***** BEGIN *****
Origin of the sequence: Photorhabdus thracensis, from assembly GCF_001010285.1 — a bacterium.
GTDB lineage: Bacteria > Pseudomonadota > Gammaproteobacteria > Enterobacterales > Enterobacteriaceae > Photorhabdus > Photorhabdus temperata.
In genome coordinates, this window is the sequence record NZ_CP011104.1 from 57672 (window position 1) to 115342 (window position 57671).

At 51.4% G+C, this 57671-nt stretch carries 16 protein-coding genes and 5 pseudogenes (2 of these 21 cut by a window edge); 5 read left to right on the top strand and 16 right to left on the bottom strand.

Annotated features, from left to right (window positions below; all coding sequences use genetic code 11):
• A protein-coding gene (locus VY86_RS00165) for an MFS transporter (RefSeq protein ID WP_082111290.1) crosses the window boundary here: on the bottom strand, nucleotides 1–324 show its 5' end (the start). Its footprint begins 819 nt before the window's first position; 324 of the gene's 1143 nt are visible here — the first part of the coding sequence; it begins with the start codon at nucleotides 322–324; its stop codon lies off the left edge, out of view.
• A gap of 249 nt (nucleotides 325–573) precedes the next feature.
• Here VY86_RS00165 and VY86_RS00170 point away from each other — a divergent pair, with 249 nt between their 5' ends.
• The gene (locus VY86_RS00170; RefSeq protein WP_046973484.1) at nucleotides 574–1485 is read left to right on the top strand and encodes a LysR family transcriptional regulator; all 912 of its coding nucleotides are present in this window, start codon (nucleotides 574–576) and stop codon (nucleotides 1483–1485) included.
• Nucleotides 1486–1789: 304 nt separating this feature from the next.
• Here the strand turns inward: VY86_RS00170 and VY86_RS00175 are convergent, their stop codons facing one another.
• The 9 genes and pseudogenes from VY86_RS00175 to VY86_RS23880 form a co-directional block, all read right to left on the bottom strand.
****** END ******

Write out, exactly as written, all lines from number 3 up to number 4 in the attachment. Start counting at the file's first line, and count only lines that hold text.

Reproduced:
In genome coordinates, this window is the sequence record NZ_CP011104.1 from 57672 (window position 1) to 115342 (window position 57671).

At 51.4% G+C, this 57671-nt stretch carries 16 protein-coding genes and 5 pseudogenes (2 of these 21 cut by a window edge); 5 read left to right on the top strand and 16 right to left on the bottom strand.